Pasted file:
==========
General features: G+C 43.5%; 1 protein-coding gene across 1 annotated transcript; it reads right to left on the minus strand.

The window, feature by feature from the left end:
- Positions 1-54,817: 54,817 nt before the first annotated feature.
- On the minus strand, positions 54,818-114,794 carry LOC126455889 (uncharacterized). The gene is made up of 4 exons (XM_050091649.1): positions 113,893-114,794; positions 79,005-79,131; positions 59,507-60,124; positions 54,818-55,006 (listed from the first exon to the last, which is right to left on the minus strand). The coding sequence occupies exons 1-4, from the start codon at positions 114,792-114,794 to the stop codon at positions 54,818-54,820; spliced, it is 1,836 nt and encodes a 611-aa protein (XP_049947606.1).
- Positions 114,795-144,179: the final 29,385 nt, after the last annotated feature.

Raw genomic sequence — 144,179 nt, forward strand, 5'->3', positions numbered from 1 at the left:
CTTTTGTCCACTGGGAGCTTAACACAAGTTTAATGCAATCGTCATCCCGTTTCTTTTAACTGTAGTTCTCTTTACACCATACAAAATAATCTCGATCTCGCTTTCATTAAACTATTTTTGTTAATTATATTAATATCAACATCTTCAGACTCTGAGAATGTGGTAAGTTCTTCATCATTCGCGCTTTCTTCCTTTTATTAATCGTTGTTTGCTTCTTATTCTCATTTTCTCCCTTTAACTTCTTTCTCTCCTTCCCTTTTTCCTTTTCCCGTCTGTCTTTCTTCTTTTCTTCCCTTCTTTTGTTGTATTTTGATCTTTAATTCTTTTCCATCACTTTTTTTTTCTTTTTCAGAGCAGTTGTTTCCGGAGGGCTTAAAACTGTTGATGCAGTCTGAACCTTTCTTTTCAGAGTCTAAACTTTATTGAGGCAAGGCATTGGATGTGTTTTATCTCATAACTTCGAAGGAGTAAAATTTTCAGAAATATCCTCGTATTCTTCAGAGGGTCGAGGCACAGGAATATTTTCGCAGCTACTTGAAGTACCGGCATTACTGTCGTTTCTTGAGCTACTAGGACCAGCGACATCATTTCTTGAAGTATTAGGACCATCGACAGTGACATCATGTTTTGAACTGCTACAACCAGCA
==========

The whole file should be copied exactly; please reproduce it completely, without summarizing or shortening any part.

General features: G+C 43.5%; 1 protein-coding gene across 1 annotated transcript; it reads right to left on the minus strand.

The window, feature by feature from the left end:
- Positions 1-54,817: 54,817 nt before the first annotated feature.
- On the minus strand, positions 54,818-114,794 carry LOC126455889 (uncharacterized). The gene is made up of 4 exons (XM_050091649.1): positions 113,893-114,794; positions 79,005-79,131; positions 59,507-60,124; positions 54,818-55,006 (listed from the first exon to the last, which is right to left on the minus strand). The coding sequence occupies exons 1-4, from the start codon at positions 114,792-114,794 to the stop codon at positions 54,818-54,820; spliced, it is 1,836 nt and encodes a 611-aa protein (XP_049947606.1).
- Positions 114,795-144,179: the final 29,385 nt, after the last annotated feature.

Raw genomic sequence — 144,179 nt, forward strand, 5'->3', positions numbered from 1 at the left:
CTTTTGTCCACTGGGAGCTTAACACAAGTTTAATGCAATCGTCATCCCGTTTCTTTTAACTGTAGTTCTCTTTACACCATACAAAATAATCTCGATCTCGCTTTCATTAAACTATTTTTGTTAATTATATTAATATCAACATCTTCAGACTCTGAGAATGTGGTAAGTTCTTCATCATTCGCGCTTTCTTCCTTTTATTAATCGTTGTTTGCTTCTTATTCTCATTTTCTCCCTTTAACTTCTTTCTCTCCTTCCCTTTTTCCTTTTCCCGTCTGTCTTTCTTCTTTTCTTCCCTTCTTTTGTTGTATTTTGATCTTTAATTCTTTTCCATCACTTTTTTTTTCTTTTTCAGAGCAGTTGTTTCCGGAGGGCTTAAAACTGTTGATGCAGTCTGAACCTTTCTTTTCAGAGTCTAAACTTTATTGAGGCAAGGCATTGGATGTGTTTTATCTCATAACTTCGAAGGAGTAAAATTTTCAGAAATATCCTCGTATTCTTCAGAGGGTCGAGGCACAGGAATATTTTCGCAGCTACTTGAAGTACCGGCATTACTGTCGTTTCTTGAGCTACTAGGACCAGCGACATCATTTCTTGAAGTATTAGGACCATCGACAGTGACATCATGTTTTGAACTGCTACAACCAGCA